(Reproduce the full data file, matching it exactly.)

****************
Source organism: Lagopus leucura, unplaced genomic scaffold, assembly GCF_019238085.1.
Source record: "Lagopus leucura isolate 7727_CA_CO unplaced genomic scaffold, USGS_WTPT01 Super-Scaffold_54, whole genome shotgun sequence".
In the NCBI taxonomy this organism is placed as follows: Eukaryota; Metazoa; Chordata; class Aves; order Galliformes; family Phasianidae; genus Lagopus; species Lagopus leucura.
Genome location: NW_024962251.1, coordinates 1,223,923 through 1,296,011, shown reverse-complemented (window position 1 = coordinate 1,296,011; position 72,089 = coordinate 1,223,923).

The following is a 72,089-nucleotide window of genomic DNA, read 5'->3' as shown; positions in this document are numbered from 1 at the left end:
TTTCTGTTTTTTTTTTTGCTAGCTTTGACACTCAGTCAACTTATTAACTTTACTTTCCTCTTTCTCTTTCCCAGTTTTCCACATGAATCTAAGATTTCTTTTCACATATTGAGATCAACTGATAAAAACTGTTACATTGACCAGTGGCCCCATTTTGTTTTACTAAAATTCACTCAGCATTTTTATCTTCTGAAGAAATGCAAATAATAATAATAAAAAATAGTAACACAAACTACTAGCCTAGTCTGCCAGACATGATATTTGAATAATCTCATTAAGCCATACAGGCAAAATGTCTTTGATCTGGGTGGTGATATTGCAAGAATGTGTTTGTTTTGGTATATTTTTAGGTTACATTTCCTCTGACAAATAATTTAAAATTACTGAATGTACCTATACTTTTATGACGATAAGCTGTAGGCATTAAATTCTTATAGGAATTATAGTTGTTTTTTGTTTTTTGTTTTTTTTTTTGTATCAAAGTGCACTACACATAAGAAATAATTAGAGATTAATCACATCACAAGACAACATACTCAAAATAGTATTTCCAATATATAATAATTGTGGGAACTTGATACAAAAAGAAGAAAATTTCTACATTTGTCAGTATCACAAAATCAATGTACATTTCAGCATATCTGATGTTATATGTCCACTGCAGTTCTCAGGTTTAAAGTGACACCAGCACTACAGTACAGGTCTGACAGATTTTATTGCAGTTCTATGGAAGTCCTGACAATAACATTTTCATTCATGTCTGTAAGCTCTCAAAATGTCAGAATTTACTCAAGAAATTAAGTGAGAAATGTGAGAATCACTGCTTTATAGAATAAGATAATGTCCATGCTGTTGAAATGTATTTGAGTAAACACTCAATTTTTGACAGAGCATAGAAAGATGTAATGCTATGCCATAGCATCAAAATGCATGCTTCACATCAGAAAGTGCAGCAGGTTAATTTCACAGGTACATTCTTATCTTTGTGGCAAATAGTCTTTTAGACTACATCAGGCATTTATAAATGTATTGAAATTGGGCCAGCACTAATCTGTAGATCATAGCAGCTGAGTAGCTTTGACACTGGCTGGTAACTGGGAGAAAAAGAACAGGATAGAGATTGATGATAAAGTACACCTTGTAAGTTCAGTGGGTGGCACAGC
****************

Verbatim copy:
Source organism: Lagopus leucura, unplaced genomic scaffold, assembly GCF_019238085.1.
Source record: "Lagopus leucura isolate 7727_CA_CO unplaced genomic scaffold, USGS_WTPT01 Super-Scaffold_54, whole genome shotgun sequence".
In the NCBI taxonomy this organism is placed as follows: Eukaryota; Metazoa; Chordata; class Aves; order Galliformes; family Phasianidae; genus Lagopus; species Lagopus leucura.
Genome location: NW_024962251.1, coordinates 1,223,923 through 1,296,011, shown reverse-complemented (window position 1 = coordinate 1,296,011; position 72,089 = coordinate 1,223,923).

The following is a 72,089-nucleotide window of genomic DNA, read 5'->3' as shown; positions in this document are numbered from 1 at the left end:
TTTCTGTTTTTTTTTTTGCTAGCTTTGACACTCAGTCAACTTATTAACTTTACTTTCCTCTTTCTCTTTCCCAGTTTTCCACATGAATCTAAGATTTCTTTTCACATATTGAGATCAACTGATAAAAACTGTTACATTGACCAGTGGCCCCATTTTGTTTTACTAAAATTCACTCAGCATTTTTATCTTCTGAAGAAATGCAAATAATAATAATAAAAAATAGTAACACAAACTACTAGCCTAGTCTGCCAGACATGATATTTGAATAATCTCATTAAGCCATACAGGCAAAATGTCTTTGATCTGGGTGGTGATATTGCAAGAATGTGTTTGTTTTGGTATATTTTTAGGTTACATTTCCTCTGACAAATAATTTAAAATTACTGAATGTACCTATACTTTTATGACGATAAGCTGTAGGCATTAAATTCTTATAGGAATTATAGTTGTTTTTTGTTTTTTGTTTTTTTTTTTGTATCAAAGTGCACTACACATAAGAAATAATTAGAGATTAATCACATCACAAGACAACATACTCAAAATAGTATTTCCAATATATAATAATTGTGGGAACTTGATACAAAAAGAAGAAAATTTCTACATTTGTCAGTATCACAAAATCAATGTACATTTCAGCATATCTGATGTTATATGTCCACTGCAGTTCTCAGGTTTAAAGTGACACCAGCACTACAGTACAGGTCTGACAGATTTTATTGCAGTTCTATGGAAGTCCTGACAATAACATTTTCATTCATGTCTGTAAGCTCTCAAAATGTCAGAATTTACTCAAGAAATTAAGTGAGAAATGTGAGAATCACTGCTTTATAGAATAAGATAATGTCCATGCTGTTGAAATGTATTTGAGTAAACACTCAATTTTTGACAGAGCATAGAAAGATGTAATGCTATGCCATAGCATCAAAATGCATGCTTCACATCAGAAAGTGCAGCAGGTTAATTTCACAGGTACATTCTTATCTTTGTGGCAAATAGTCTTTTAGACTACATCAGGCATTTATAAATGTATTGAAATTGGGCCAGCACTAATCTGTAGATCATAGCAGCTGAGTAGCTTTGACACTGGCTGGTAACTGGGAGAAAAAGAACAGGATAGAGATTGATGATAAAGTACACCTTGTAAGTTCAGTGGGTGGCACAGC